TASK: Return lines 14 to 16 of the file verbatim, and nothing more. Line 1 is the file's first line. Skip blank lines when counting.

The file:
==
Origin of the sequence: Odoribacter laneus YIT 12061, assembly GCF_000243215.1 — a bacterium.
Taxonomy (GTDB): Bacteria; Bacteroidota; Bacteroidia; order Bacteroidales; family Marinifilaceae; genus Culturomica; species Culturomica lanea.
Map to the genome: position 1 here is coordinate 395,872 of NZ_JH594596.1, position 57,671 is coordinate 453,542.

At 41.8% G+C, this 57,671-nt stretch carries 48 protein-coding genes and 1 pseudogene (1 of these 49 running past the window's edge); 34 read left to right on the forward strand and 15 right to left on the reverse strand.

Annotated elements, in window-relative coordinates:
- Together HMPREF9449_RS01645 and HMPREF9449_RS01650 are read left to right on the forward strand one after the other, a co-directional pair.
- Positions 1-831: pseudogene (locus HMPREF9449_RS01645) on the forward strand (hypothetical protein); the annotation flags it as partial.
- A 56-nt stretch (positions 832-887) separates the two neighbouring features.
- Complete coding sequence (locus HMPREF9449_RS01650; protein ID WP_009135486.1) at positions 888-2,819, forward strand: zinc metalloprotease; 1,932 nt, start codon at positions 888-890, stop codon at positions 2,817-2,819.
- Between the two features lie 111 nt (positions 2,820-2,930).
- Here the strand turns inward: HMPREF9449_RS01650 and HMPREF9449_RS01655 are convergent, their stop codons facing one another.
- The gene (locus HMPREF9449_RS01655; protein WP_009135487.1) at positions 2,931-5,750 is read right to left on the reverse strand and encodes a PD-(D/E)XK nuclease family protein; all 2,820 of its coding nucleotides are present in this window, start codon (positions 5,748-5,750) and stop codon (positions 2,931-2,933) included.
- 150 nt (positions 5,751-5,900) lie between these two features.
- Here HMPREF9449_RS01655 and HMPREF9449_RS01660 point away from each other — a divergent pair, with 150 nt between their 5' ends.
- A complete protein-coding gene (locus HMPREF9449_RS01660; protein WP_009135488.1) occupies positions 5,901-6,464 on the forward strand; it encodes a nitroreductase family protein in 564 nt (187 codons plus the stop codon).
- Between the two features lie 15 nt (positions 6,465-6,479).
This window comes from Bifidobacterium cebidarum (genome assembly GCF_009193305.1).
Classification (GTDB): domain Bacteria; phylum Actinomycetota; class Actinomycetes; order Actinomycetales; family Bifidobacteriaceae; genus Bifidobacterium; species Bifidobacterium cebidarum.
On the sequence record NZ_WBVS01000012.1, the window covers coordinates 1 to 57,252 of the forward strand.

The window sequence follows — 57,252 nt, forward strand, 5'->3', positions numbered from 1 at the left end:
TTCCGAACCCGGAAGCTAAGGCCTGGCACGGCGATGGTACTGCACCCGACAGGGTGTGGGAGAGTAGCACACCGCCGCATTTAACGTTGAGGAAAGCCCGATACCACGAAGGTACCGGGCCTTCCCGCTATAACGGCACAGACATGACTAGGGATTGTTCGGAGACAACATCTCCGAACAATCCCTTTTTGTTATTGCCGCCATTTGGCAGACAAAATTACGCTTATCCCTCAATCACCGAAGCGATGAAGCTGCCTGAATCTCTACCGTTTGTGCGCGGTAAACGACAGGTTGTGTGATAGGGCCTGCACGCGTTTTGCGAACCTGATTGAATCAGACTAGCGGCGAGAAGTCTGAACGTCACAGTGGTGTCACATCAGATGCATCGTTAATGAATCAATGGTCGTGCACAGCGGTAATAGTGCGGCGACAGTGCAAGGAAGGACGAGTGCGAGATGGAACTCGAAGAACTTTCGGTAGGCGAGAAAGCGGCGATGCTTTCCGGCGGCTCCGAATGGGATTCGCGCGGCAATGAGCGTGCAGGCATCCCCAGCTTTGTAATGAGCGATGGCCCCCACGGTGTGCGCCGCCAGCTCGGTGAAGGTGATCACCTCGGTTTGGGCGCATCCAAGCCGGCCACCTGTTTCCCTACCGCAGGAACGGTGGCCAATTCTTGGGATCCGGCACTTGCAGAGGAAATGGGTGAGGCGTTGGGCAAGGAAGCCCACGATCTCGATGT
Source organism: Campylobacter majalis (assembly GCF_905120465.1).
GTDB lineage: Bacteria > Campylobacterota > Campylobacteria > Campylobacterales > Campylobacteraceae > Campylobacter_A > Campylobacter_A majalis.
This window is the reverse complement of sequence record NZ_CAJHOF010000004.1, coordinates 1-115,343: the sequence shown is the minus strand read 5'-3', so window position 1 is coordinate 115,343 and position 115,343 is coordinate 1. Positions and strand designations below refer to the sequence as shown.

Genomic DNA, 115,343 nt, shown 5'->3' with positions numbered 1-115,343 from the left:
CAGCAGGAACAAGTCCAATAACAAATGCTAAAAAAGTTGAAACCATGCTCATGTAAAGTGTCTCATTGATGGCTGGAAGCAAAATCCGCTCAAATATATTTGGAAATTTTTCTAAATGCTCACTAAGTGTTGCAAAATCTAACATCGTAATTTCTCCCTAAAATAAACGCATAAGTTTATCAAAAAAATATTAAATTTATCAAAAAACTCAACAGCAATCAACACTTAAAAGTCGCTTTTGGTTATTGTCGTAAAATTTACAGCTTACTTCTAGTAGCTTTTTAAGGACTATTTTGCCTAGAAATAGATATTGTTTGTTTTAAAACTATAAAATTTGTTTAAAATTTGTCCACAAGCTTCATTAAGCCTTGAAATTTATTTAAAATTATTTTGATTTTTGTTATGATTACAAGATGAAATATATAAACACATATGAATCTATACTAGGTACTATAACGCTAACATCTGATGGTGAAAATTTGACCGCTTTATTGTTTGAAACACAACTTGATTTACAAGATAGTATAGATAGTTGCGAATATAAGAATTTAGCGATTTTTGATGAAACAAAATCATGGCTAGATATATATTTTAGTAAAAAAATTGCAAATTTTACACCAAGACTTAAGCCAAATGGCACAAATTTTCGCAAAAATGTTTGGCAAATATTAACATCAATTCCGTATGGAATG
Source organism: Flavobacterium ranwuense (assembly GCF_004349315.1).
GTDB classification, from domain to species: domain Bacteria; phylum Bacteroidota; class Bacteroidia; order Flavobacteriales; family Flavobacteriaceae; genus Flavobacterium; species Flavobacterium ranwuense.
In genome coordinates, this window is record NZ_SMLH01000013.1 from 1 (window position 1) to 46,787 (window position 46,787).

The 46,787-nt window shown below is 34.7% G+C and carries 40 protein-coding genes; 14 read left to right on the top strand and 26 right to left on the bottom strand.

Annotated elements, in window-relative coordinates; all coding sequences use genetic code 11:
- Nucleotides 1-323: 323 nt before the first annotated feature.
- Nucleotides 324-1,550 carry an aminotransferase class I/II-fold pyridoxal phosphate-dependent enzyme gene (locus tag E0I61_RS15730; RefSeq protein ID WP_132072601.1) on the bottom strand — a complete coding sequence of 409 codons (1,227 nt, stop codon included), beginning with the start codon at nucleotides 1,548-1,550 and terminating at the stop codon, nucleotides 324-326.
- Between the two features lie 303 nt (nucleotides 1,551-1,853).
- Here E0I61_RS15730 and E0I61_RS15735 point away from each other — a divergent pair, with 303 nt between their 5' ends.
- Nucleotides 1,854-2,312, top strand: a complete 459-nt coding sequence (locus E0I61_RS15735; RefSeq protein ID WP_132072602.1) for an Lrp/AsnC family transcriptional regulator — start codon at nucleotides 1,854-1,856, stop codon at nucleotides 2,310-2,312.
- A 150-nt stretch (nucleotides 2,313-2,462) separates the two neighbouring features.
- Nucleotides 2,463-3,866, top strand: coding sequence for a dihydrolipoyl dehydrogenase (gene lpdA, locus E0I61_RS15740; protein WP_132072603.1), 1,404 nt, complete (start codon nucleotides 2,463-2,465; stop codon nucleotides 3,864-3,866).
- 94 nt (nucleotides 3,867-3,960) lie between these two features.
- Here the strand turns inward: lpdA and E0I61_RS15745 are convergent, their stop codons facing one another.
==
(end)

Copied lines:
- Here HMPREF9449_RS01655 and HMPREF9449_RS01660 point away from each other — a divergent pair, with 150 nt between their 5' ends.
- A complete protein-coding gene (locus HMPREF9449_RS01660; protein WP_009135488.1) occupies positions 5,901-6,464 on the forward strand; it encodes a nitroreductase family protein in 564 nt (187 codons plus the stop codon).
- Between the two features lie 15 nt (positions 6,465-6,479).